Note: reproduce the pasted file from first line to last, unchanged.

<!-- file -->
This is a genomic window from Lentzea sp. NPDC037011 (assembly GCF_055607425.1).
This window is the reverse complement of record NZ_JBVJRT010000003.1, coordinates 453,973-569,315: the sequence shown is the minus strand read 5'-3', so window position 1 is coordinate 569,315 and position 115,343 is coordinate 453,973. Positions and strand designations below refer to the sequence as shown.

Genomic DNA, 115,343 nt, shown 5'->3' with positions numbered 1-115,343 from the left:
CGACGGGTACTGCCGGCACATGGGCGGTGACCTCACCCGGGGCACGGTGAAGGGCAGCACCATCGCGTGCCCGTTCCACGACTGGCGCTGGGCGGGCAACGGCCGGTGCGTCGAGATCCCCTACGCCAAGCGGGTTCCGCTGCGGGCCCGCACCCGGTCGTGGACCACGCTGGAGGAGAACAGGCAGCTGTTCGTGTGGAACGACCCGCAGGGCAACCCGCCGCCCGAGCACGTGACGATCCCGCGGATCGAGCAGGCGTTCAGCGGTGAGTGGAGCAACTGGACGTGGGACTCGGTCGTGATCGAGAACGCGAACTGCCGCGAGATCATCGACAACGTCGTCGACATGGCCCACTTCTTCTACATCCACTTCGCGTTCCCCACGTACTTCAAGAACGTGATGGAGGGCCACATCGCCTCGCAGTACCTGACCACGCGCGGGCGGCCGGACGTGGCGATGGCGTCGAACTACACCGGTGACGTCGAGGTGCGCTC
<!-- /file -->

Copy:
This is a genomic window from Lentzea sp. NPDC037011 (assembly GCF_055607425.1).
This window is the reverse complement of record NZ_JBVJRT010000003.1, coordinates 453,973-569,315: the sequence shown is the minus strand read 5'-3', so window position 1 is coordinate 569,315 and position 115,343 is coordinate 453,973. Positions and strand designations below refer to the sequence as shown.

Genomic DNA, 115,343 nt, shown 5'->3' with positions numbered 1-115,343 from the left:
CGACGGGTACTGCCGGCACATGGGCGGTGACCTCACCCGGGGCACGGTGAAGGGCAGCACCATCGCGTGCCCGTTCCACGACTGGCGCTGGGCGGGCAACGGCCGGTGCGTCGAGATCCCCTACGCCAAGCGGGTTCCGCTGCGGGCCCGCACCCGGTCGTGGACCACGCTGGAGGAGAACAGGCAGCTGTTCGTGTGGAACGACCCGCAGGGCAACCCGCCGCCCGAGCACGTGACGATCCCGCGGATCGAGCAGGCGTTCAGCGGTGAGTGGAGCAACTGGACGTGGGACTCGGTCGTGATCGAGAACGCGAACTGCCGCGAGATCATCGACAACGTCGTCGACATGGCCCACTTCTTCTACATCCACTTCGCGTTCCCCACGTACTTCAAGAACGTGATGGAGGGCCACATCGCCTCGCAGTACCTGACCACGCGCGGGCGGCCGGACGTGGCGATGGCGTCGAACTACACCGGTGACGTCGAGGTGCGCTC